Policy should only ever be set on the basis of fact rather than anecdote, although I accept that to say that that is not always easy is wildly to understate the point (in any sphere). Health policy set in generalised terms, for example, will always look like a bad joke in the face of an individual personal example, where tragedy and pathos will make Ministers look like they have hearts of stone. But that doesn’t change the simple position that policy will be set not on the basis of the 5% who will call into radio programmes with examples of how something adversely affected their lives, or even on the 95% who don’t because doing exactly the same thing didn’t (if you follow…). It is set on the combined 100% of what would happen with  a product regulated to a given level, if that product were used sufficiently for the probabilities to revert to a statistical mean.

That there will always be exceptions that prove the rule is clear from the fact that the expression exists. But the fact remains that while looking at individual tragedies makes for good radio, it also makes for dreadful policy. It is important to note, in saying so, that that is not to suggest that the individual is irrelevant: nothing could be further from the truth. But it does mean that the policy has to be set for the general, while the individual needs to be dealt with – as the name suggests – on a case-by-case basis.

Fourth, it’s been suggested to me that I argue this point because it is in my commercial interests, so let me clarify the extent to which that simply isn’t true (rather, I argue it because I would like to see the debate conducted on sensible terms). My largest financial interest in gambling by some distance is in an online company (Betfair) which would probably benefit in some small way if High Street games didn’t exist; my second interest (Probability) is in being a non-Executive director and small shareholder in a company which provides mobile games, which certainly would get a fillip from the reduction in availability of games on the High Street; and I am not paid to advise anyone on FOBTs or High Street issues. My ‘bookie’ history is a decade of upsetting them all; a year advising BetFred on their acquisition of the Tote; and some consultancy work for Ladbrokes on the issues surrounding sports rights and sports governing bodies.

Which brings me finally back round to my original point about whether I am a supporter or a defender of the gambling industry… There was a part of me in yesterday’s debate (and I know I was not alone) that felt that the industry was being hoisted by its own petard. The last time I brought out my ‘piles of cash’ analogy to explain margin (and why it makes turnover an irrelevant metric), it was because adversaries of Betfair’s model were trying to get the company taxed and levied on the basis of its entirely irrelevant turnover figure – arguing to government that continual backing and laying, rather than the position of a punter’s net win or loss, was a metric of substance. It wasn’t, for the same reason as FOBT turnover isn’t. Those in the industry who are fighting to have the Daily Mail and others understand their numbers today have largely only themselves to blame for the fact that people don’t get it.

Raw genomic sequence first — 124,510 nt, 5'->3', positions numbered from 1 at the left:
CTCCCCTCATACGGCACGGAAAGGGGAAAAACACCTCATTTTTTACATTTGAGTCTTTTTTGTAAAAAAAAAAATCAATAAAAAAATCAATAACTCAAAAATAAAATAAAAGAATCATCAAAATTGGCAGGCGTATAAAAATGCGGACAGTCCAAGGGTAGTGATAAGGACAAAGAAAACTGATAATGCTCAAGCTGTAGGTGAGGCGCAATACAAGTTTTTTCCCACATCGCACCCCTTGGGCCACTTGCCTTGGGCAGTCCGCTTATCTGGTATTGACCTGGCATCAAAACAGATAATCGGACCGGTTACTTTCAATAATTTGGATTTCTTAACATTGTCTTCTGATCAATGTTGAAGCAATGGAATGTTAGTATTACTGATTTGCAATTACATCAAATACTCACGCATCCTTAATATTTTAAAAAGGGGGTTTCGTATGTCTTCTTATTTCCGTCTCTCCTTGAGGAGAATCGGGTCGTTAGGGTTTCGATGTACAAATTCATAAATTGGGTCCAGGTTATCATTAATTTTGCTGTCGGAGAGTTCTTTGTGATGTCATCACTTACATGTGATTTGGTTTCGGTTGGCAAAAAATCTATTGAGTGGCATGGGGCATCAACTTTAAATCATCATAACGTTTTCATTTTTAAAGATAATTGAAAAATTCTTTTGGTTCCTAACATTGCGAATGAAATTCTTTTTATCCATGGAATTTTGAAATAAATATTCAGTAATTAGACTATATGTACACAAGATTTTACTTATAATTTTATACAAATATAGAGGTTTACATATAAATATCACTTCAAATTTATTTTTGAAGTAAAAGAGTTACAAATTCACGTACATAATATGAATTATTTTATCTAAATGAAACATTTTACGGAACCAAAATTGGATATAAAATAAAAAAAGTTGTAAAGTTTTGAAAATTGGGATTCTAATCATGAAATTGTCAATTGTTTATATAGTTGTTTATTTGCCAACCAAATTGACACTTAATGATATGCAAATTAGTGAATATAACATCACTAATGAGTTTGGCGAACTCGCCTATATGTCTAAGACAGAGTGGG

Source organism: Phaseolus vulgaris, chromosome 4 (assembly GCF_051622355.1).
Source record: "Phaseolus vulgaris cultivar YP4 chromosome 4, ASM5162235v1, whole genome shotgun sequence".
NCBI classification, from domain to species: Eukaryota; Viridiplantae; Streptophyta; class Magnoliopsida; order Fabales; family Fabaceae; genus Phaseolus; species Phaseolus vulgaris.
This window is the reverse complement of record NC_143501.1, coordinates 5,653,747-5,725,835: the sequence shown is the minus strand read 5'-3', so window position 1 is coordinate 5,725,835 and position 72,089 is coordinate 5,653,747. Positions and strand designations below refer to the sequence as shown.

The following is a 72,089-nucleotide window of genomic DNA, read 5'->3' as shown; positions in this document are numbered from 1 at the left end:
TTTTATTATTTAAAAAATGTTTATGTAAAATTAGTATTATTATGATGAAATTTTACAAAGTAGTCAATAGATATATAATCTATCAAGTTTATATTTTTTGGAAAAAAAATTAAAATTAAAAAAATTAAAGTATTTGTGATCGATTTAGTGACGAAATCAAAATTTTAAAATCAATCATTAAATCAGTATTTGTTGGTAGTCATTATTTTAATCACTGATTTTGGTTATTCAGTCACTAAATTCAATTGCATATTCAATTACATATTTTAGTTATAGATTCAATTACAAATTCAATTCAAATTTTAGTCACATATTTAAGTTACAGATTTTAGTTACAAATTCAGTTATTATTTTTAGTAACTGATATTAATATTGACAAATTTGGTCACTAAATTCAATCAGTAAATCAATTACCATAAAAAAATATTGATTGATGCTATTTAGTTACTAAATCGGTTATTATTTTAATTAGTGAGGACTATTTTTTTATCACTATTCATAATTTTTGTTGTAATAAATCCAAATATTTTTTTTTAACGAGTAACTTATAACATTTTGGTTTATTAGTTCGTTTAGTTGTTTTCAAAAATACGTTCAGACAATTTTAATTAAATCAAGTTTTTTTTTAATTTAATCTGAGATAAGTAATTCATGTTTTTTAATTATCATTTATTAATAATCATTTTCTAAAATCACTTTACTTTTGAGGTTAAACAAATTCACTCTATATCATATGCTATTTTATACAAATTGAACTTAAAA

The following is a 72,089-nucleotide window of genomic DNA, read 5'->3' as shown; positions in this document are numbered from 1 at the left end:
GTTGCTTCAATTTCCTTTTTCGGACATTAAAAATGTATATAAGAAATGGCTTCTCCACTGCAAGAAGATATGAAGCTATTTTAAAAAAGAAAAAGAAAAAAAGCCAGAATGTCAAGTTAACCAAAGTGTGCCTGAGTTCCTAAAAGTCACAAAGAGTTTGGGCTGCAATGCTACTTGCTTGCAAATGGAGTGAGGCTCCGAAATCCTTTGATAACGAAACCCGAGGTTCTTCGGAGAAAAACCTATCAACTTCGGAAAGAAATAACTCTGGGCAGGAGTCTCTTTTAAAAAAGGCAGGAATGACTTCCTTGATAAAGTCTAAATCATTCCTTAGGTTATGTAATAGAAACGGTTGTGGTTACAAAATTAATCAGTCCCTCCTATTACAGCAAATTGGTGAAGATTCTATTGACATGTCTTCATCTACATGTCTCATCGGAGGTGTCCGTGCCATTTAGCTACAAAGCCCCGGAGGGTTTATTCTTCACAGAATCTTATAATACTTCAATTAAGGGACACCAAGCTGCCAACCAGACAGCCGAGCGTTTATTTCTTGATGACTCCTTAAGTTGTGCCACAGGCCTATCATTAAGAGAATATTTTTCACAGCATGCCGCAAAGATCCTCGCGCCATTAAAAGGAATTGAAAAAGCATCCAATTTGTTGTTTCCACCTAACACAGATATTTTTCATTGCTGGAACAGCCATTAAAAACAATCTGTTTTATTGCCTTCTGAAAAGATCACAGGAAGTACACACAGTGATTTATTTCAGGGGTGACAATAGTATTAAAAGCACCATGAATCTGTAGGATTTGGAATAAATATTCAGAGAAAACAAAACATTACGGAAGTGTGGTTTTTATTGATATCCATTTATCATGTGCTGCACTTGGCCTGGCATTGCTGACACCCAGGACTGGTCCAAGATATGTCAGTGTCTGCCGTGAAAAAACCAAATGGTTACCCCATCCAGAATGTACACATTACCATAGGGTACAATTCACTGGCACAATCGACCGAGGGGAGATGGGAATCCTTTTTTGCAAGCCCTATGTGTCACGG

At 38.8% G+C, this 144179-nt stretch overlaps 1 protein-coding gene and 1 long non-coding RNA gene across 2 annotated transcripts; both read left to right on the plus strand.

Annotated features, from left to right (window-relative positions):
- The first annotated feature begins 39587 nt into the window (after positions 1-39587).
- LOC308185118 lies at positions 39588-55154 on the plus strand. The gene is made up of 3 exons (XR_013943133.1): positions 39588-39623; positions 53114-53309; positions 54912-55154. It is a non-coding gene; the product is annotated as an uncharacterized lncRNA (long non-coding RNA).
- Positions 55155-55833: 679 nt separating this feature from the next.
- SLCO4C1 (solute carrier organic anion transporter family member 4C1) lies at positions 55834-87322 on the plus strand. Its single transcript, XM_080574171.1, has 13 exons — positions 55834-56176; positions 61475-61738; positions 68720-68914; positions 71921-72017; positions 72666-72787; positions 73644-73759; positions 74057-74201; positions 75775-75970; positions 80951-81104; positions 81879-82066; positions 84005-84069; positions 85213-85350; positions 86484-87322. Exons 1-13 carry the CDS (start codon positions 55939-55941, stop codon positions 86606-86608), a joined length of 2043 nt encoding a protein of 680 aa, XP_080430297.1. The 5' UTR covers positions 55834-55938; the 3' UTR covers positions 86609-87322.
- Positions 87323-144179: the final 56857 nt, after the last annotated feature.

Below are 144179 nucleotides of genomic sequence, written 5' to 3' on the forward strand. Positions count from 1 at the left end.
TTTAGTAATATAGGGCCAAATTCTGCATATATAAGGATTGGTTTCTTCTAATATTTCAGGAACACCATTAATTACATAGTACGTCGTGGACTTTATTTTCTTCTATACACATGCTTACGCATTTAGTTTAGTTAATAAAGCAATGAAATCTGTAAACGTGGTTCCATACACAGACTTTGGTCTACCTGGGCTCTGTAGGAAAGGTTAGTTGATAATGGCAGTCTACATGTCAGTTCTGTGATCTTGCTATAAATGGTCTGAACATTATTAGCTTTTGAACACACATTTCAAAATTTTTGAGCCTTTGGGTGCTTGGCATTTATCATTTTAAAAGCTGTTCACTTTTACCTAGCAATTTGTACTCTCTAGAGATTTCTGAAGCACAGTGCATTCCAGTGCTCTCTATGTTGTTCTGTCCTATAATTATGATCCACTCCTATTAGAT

Posted in Betting industry, Gambling, Uncategorized.

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3 Responses

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  1. Richas says

    Nice article Mark but you have slipped up.

    You call the £1.5bn “profit” just as the Mail does – it is not profit – that is the gross revenue from these machines. From that there is 20% tax, 10% for the machine supplier, £2.5k a pop for the machine licence and then a series of not insignificant costs that the machines contribute towards – the shop licence, rent, rates, heat, light, shop fittings, TV feeds, staff wages, employers NI…..once those costs are paid then you are left with a profit figure.

  2. MD says

    You are quite right. Thanks. I have changed the article accordingly.

  3. colston says

    As Richas points out, the biggest winner in this scenario, for zero risk, is the government, and not even a Liberal government would see all these high earning outlets closed to be replaced by charity shops and boarded up shop fronts.